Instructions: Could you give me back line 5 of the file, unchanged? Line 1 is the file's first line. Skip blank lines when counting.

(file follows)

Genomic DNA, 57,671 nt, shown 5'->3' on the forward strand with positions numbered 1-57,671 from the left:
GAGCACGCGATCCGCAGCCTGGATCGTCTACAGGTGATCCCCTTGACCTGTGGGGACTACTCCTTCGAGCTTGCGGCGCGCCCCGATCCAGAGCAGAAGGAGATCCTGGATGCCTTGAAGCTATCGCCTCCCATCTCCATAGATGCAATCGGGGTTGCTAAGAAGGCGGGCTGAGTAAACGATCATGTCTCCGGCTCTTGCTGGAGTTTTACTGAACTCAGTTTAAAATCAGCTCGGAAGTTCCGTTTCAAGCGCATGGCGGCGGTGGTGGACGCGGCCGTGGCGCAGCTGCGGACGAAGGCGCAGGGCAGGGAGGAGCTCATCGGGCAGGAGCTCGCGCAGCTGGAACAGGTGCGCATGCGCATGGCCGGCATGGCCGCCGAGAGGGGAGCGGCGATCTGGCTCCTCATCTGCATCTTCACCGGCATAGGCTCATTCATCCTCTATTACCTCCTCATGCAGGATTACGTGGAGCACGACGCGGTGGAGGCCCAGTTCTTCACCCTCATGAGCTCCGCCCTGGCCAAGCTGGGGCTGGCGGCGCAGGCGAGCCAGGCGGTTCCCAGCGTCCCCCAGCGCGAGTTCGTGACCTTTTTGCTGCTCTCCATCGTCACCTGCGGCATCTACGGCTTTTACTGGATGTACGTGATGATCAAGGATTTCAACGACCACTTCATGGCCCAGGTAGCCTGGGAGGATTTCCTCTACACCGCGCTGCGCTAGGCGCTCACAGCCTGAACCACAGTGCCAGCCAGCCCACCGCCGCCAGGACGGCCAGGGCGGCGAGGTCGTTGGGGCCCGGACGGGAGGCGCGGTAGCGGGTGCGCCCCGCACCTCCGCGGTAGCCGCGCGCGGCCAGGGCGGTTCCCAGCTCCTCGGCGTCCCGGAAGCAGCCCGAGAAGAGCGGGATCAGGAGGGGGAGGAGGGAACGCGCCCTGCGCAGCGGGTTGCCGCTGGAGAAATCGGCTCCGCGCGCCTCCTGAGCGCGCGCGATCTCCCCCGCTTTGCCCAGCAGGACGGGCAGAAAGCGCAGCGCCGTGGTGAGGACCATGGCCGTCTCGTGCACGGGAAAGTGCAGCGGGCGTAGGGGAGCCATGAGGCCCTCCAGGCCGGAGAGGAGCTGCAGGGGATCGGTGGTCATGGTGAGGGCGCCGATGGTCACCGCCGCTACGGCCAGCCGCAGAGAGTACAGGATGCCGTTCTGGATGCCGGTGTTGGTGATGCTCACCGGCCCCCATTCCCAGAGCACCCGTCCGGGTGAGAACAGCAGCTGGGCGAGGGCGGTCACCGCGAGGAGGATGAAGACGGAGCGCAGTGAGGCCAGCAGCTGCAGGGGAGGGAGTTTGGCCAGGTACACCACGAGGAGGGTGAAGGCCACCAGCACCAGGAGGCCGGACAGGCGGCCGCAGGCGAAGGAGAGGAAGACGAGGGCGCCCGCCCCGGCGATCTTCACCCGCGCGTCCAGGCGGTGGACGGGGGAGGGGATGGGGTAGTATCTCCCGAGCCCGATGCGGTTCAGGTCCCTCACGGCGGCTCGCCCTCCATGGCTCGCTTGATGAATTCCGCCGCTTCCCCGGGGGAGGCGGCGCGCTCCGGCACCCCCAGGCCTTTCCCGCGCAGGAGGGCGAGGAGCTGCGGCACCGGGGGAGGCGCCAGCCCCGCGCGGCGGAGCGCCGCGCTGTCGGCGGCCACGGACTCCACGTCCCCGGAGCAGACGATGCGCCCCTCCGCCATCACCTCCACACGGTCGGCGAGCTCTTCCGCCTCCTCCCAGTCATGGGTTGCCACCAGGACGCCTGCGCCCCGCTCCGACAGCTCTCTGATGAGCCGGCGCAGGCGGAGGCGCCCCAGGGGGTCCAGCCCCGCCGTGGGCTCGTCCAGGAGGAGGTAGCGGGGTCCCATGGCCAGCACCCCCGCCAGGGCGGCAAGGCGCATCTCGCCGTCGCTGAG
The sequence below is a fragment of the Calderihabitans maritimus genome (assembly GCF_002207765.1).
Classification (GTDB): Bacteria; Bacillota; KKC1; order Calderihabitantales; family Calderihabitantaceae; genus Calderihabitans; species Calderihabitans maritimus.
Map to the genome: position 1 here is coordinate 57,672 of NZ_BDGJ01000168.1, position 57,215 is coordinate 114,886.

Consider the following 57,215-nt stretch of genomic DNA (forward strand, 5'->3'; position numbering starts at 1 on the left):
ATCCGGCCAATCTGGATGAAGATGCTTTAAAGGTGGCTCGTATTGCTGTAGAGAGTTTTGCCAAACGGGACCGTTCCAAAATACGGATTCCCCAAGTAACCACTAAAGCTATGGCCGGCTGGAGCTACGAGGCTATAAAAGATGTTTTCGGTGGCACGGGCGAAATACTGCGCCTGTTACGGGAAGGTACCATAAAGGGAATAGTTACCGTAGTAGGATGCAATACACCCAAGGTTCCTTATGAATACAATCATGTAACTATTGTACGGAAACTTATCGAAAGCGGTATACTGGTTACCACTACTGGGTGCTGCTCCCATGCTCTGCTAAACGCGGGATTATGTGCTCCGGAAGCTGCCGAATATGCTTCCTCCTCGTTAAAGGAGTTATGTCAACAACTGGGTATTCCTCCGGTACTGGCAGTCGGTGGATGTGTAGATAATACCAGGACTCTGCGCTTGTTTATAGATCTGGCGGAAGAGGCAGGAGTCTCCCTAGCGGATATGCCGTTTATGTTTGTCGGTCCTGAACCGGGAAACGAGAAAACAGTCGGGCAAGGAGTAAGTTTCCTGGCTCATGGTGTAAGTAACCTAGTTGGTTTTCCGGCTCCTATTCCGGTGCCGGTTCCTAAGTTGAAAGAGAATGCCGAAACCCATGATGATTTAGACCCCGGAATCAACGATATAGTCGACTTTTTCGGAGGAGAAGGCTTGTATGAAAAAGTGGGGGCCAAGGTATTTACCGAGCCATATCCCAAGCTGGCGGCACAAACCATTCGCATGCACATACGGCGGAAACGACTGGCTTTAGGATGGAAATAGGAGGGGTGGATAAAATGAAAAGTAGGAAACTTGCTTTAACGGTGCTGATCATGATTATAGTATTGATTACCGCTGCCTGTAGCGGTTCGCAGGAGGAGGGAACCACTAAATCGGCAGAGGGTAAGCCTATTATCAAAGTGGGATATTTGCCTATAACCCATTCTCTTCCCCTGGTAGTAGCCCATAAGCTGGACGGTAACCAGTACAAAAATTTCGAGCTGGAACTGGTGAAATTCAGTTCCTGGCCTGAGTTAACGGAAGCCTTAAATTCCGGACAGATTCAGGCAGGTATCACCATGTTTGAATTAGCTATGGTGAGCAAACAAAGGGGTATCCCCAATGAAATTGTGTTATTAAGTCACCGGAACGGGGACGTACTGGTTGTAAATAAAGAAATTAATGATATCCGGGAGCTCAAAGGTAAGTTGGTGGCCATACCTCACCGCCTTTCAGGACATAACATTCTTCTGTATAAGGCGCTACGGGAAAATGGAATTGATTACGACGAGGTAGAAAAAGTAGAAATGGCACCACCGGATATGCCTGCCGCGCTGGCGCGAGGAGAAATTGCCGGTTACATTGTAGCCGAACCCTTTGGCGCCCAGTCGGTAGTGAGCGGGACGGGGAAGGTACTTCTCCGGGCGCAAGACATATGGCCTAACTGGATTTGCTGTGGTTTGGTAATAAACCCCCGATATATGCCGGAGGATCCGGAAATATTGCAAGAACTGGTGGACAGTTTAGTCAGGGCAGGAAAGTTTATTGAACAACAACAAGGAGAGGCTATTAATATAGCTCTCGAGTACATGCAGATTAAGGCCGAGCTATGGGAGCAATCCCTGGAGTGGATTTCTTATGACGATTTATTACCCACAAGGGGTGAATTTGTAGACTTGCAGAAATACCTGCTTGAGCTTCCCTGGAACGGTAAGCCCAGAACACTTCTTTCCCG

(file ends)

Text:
Map to the genome: position 1 here is coordinate 57,672 of NZ_BDGJ01000168.1, position 57,215 is coordinate 114,886.